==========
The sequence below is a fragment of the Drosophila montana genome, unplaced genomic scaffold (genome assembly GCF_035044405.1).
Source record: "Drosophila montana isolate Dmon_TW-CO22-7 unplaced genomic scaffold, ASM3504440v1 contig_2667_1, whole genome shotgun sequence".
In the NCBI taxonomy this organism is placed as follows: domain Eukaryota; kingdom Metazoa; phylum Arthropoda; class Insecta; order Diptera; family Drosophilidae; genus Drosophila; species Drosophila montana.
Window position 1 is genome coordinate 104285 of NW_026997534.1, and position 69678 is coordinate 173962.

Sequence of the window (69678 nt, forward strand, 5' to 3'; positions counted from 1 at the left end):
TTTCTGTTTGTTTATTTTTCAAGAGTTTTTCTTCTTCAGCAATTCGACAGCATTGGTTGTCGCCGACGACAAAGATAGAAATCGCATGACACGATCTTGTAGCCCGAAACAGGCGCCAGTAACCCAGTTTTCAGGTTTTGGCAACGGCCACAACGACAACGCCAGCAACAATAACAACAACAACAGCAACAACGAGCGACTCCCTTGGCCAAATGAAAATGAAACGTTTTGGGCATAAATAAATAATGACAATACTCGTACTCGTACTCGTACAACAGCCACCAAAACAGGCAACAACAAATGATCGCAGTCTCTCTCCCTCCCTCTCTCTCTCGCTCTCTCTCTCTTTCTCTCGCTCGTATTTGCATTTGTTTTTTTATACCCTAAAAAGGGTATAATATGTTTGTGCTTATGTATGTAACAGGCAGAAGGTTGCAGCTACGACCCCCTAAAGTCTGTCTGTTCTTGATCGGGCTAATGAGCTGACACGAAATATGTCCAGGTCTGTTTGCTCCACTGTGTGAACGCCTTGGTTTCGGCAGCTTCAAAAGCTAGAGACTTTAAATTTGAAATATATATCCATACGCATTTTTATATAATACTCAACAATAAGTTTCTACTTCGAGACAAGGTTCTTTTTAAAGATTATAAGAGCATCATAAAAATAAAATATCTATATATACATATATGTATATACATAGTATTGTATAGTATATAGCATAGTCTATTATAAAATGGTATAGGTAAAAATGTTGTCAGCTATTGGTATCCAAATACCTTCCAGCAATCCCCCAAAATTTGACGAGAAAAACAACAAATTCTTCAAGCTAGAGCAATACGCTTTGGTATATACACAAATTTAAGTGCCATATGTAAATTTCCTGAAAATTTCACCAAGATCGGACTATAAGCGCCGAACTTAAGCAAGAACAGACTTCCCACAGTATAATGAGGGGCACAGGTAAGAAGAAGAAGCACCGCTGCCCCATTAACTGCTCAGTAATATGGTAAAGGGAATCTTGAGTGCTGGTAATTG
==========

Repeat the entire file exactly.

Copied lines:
The sequence below is a fragment of the Drosophila montana genome, unplaced genomic scaffold (genome assembly GCF_035044405.1).
Source record: "Drosophila montana isolate Dmon_TW-CO22-7 unplaced genomic scaffold, ASM3504440v1 contig_2667_1, whole genome shotgun sequence".
In the NCBI taxonomy this organism is placed as follows: domain Eukaryota; kingdom Metazoa; phylum Arthropoda; class Insecta; order Diptera; family Drosophilidae; genus Drosophila; species Drosophila montana.
Window position 1 is genome coordinate 104285 of NW_026997534.1, and position 69678 is coordinate 173962.

Sequence of the window (69678 nt, forward strand, 5' to 3'; positions counted from 1 at the left end):
TTTCTGTTTGTTTATTTTTCAAGAGTTTTTCTTCTTCAGCAATTCGACAGCATTGGTTGTCGCCGACGACAAAGATAGAAATCGCATGACACGATCTTGTAGCCCGAAACAGGCGCCAGTAACCCAGTTTTCAGGTTTTGGCAACGGCCACAACGACAACGCCAGCAACAATAACAACAACAACAGCAACAACGAGCGACTCCCTTGGCCAAATGAAAATGAAACGTTTTGGGCATAAATAAATAATGACAATACTCGTACTCGTACTCGTACAACAGCCACCAAAACAGGCAACAACAAATGATCGCAGTCTCTCTCCCTCCCTCTCTCTCTCGCTCTCTCTCTCTTTCTCTCGCTCGTATTTGCATTTGTTTTTTTATACCCTAAAAAGGGTATAATATGTTTGTGCTTATGTATGTAACAGGCAGAAGGTTGCAGCTACGACCCCCTAAAGTCTGTCTGTTCTTGATCGGGCTAATGAGCTGACACGAAATATGTCCAGGTCTGTTTGCTCCACTGTGTGAACGCCTTGGTTTCGGCAGCTTCAAAAGCTAGAGACTTTAAATTTGAAATATATATCCATACGCATTTTTATATAATACTCAACAATAAGTTTCTACTTCGAGACAAGGTTCTTTTTAAAGATTATAAGAGCATCATAAAAATAAAATATCTATATATACATATATGTATATACATAGTATTGTATAGTATATAGCATAGTCTATTATAAAATGGTATAGGTAAAAATGTTGTCAGCTATTGGTATCCAAATACCTTCCAGCAATCCCCCAAAATTTGACGAGAAAAACAACAAATTCTTCAAGCTAGAGCAATACGCTTTGGTATATACACAAATTTAAGTGCCATATGTAAATTTCCTGAAAATTTCACCAAGATCGGACTATAAGCGCCGAACTTAAGCAAGAACAGACTTCCCACAGTATAATGAGGGGCACAGGTAAGAAGAAGAAGCACCGCTGCCCCATTAACTGCTCAGTAATATGGTAAAGGGAATCTTGAGTGCTGGTAATTG